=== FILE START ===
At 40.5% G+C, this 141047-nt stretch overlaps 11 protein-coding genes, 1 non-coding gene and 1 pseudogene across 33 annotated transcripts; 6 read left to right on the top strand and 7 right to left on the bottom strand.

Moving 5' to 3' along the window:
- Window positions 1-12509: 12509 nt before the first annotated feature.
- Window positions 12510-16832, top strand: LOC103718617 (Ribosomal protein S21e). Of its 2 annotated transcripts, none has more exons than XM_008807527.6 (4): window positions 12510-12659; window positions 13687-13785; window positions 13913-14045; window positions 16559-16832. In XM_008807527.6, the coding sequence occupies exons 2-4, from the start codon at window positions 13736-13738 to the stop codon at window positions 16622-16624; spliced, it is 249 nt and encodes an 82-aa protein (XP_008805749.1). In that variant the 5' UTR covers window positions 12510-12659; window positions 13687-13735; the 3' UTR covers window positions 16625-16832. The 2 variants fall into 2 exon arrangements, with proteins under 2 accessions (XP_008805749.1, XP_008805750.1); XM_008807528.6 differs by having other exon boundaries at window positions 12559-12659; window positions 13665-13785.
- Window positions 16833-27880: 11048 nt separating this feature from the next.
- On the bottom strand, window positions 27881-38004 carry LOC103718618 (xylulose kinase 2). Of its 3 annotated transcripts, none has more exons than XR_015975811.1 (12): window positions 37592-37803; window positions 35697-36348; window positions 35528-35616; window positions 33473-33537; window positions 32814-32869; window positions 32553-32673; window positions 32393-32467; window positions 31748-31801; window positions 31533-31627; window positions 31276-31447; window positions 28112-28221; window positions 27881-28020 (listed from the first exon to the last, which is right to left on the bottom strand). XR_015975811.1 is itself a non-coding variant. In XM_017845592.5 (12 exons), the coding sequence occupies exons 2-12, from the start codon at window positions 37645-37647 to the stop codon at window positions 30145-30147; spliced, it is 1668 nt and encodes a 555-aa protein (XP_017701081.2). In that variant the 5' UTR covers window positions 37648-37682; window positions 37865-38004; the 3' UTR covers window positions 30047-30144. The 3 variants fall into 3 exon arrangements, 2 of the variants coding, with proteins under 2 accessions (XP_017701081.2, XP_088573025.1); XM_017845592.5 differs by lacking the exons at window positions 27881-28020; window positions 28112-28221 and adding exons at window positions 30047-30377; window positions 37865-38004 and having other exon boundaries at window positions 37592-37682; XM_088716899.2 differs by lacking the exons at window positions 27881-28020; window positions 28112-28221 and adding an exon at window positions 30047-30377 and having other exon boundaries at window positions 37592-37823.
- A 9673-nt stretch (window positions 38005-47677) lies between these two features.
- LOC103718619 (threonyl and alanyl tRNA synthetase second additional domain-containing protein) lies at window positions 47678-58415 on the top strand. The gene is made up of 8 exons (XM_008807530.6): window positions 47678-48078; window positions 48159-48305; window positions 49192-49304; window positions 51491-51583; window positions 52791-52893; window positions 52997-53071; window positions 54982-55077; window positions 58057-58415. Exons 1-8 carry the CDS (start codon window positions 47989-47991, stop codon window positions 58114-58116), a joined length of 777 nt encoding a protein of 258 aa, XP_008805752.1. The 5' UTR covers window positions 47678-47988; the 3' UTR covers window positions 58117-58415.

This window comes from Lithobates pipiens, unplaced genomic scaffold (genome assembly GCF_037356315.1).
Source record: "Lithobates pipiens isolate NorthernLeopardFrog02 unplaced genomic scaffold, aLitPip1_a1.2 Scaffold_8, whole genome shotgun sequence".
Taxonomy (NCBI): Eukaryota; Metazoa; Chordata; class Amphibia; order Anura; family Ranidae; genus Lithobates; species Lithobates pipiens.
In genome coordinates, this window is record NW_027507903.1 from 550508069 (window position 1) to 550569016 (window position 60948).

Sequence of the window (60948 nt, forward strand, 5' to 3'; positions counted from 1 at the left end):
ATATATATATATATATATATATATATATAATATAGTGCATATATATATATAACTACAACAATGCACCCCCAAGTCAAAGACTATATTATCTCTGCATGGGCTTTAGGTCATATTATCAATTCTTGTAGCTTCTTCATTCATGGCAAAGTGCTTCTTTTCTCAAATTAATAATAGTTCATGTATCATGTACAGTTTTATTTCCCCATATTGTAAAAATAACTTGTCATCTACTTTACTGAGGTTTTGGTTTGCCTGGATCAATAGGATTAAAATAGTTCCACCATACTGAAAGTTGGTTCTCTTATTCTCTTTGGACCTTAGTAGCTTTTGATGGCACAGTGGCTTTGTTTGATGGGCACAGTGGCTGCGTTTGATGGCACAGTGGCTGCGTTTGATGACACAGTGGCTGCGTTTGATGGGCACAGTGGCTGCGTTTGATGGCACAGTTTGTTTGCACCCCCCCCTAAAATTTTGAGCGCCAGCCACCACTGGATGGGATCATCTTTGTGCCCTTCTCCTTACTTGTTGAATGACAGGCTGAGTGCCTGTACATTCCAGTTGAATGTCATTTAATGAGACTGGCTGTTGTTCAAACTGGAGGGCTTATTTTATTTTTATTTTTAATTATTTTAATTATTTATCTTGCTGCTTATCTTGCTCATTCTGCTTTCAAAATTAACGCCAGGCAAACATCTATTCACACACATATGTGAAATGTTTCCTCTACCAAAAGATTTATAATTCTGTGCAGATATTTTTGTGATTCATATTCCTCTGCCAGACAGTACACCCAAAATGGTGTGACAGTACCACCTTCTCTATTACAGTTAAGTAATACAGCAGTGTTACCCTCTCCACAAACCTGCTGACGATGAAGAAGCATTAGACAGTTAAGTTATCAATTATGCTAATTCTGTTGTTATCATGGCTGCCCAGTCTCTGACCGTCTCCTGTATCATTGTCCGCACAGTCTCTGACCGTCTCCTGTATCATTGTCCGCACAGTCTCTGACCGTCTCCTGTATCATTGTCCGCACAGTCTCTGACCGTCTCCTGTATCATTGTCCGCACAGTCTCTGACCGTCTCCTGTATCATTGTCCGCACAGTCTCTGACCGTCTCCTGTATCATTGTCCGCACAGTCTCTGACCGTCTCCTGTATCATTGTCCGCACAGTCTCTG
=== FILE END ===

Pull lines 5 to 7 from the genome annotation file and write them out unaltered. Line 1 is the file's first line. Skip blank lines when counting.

- Window positions 16833-27880: 11048 nt separating this feature from the next.
- On the bottom strand, window positions 27881-38004 carry LOC103718618 (xylulose kinase 2). Of its 3 annotated transcripts, none has more exons than XR_015975811.1 (12): window positions 37592-37803; window positions 35697-36348; window positions 35528-35616; window positions 33473-33537; window positions 32814-32869; window positions 32553-32673; window positions 32393-32467; window positions 31748-31801; window positions 31533-31627; window positions 31276-31447; window positions 28112-28221; window positions 27881-28020 (listed from the first exon to the last, which is right to left on the bottom strand). XR_015975811.1 is itself a non-coding variant. In XM_017845592.5 (12 exons), the coding sequence occupies exons 2-12, from the start codon at window positions 37645-37647 to the stop codon at window positions 30145-30147; spliced, it is 1668 nt and encodes a 555-aa protein (XP_017701081.2). In that variant the 5' UTR covers window positions 37648-37682; window positions 37865-38004; the 3' UTR covers window positions 30047-30144. The 3 variants fall into 3 exon arrangements, 2 of the variants coding, with proteins under 2 accessions (XP_017701081.2, XP_088573025.1); XM_017845592.5 differs by lacking the exons at window positions 27881-28020; window positions 28112-28221 and adding exons at window positions 30047-30377; window positions 37865-38004 and having other exon boundaries at window positions 37592-37682; XM_088716899.2 differs by lacking the exons at window positions 27881-28020; window positions 28112-28221 and adding an exon at window positions 30047-30377 and having other exon boundaries at window positions 37592-37823.
- A 9673-nt stretch (window positions 38005-47677) lies between these two features.